Epic expedition. Ability and disability. Approbation and excoriation. Admiration and derision. Traversing alien social interactional landscapes, balancing contradicting extremes of mental anguish and physical pain, with unadulterated wonderment; the autist grapples constantly with a heightened consciousness of Parallel Embodiment: juxtaposed oxymoronic existence of Self within the realm of Other, as if awake inside a silent, roaring dreamscape.
“Scheherazade’s Sea –autism, parallel embodiment, and elemental empathy” is not merely an investigation of compelling phenomena, or a crafted showcase of autism. It is an invitation to enter and partake of a parallel-embodied domain, sharing sympathetic resonances via channels through which the autist apprehends and experiences the world: intrinsic detail-focused cognition, and sensory portals of touch, smell, taste, hearing and sight.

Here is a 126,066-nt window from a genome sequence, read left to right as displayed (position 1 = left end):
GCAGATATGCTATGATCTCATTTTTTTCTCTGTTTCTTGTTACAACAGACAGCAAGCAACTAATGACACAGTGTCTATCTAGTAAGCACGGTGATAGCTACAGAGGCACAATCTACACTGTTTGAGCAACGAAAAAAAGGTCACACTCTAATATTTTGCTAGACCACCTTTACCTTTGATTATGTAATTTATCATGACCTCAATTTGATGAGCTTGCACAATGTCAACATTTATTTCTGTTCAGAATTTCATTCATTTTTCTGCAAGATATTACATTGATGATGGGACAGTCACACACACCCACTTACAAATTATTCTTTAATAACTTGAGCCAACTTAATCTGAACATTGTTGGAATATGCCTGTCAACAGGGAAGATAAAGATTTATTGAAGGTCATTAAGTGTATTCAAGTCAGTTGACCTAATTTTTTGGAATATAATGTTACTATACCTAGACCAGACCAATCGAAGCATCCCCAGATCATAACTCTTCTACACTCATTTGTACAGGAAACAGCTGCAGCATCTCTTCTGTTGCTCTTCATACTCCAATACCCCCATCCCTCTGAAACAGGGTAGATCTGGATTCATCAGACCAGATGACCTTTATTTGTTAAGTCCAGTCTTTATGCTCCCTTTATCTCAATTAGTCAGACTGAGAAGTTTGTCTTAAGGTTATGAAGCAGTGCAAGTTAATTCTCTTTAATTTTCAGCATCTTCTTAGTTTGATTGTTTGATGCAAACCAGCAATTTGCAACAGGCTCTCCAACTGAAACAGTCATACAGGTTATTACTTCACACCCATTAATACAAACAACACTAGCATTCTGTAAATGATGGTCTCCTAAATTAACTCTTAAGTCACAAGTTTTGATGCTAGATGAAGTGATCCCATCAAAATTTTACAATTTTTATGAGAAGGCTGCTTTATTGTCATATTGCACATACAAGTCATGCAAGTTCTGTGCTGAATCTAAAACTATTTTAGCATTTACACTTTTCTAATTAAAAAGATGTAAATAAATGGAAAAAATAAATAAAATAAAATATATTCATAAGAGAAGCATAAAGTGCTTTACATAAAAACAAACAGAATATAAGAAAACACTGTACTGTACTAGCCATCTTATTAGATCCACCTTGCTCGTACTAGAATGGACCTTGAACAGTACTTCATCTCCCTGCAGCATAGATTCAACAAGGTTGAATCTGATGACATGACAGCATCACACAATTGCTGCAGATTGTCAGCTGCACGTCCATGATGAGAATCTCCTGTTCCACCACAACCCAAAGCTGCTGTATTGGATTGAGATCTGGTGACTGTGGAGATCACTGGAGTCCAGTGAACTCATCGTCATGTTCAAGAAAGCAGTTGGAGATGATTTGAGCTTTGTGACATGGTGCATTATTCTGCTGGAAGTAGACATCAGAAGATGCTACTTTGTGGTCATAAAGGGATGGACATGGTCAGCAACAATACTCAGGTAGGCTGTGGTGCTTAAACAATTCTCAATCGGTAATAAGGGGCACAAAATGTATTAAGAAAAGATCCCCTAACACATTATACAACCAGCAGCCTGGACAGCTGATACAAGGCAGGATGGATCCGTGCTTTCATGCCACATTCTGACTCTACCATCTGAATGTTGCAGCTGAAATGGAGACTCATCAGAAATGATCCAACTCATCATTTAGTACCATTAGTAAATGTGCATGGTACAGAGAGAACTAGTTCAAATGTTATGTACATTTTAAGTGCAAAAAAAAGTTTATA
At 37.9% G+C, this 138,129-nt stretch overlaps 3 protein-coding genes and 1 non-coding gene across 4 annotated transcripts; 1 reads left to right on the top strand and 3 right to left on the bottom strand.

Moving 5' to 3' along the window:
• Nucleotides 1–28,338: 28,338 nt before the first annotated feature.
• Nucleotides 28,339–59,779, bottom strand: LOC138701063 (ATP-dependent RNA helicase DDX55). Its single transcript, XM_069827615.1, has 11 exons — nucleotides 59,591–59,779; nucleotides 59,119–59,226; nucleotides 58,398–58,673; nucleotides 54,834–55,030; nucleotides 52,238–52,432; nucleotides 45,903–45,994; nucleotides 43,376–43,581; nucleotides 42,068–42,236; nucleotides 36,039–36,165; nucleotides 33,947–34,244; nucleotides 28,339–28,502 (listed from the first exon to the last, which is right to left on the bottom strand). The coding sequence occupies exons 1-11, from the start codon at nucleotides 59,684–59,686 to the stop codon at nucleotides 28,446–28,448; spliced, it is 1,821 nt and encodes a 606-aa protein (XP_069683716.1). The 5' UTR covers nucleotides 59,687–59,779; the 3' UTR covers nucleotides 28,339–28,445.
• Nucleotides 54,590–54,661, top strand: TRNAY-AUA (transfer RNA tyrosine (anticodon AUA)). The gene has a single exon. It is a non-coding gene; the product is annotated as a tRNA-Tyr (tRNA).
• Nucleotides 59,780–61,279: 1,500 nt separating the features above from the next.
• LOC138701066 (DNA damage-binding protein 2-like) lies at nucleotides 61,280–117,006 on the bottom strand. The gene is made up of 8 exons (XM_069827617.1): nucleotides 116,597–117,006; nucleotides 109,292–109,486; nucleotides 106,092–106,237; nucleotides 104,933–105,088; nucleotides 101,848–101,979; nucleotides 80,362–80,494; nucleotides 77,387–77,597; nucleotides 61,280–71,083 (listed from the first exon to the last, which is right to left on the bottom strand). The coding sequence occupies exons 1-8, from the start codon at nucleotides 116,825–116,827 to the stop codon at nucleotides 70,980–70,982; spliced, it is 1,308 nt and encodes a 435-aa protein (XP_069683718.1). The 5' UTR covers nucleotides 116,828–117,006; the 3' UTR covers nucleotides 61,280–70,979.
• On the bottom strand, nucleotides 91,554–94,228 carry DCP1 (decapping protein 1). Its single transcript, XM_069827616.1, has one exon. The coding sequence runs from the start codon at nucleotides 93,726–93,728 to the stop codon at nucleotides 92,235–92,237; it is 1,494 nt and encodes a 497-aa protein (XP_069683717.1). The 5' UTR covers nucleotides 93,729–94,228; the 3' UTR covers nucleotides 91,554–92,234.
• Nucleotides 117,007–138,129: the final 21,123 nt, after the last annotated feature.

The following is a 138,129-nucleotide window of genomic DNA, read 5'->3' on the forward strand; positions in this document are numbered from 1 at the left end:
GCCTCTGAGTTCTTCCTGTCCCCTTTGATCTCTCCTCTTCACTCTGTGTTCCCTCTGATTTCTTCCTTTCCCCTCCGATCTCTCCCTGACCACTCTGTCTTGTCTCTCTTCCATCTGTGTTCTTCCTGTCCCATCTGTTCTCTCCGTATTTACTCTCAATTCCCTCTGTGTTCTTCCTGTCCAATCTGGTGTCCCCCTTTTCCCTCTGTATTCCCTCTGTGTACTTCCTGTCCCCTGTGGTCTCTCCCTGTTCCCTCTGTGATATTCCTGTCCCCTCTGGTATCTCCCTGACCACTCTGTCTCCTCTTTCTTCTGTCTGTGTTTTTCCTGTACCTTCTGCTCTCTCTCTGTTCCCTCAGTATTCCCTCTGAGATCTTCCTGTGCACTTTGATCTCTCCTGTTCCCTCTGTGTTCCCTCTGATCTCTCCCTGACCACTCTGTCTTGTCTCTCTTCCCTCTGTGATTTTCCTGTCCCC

The ‘social deficits’ ascribed to Autism Spectrum Condition in current authoritative diagnostic systems (DSM and ICD) are based on a normative model of social interaction, underpinned by traditional arguments that autism is defined by a lack of empathy and other social, functional deficits. Instead of addressing autism through prevalent neurotypical constructs and measurements focusing on perceived impairments, such as the so-called ‘Theory of Mind’ hypothesis, this thesis investigates the unique sensory and cognitive features inherent in autism that reveal richly dynamic sentience of Self and Other, in order to generate a distinct conception of contrapuntal embodiment and alternative Empathic Consciousness.
(An abstract of 218 words)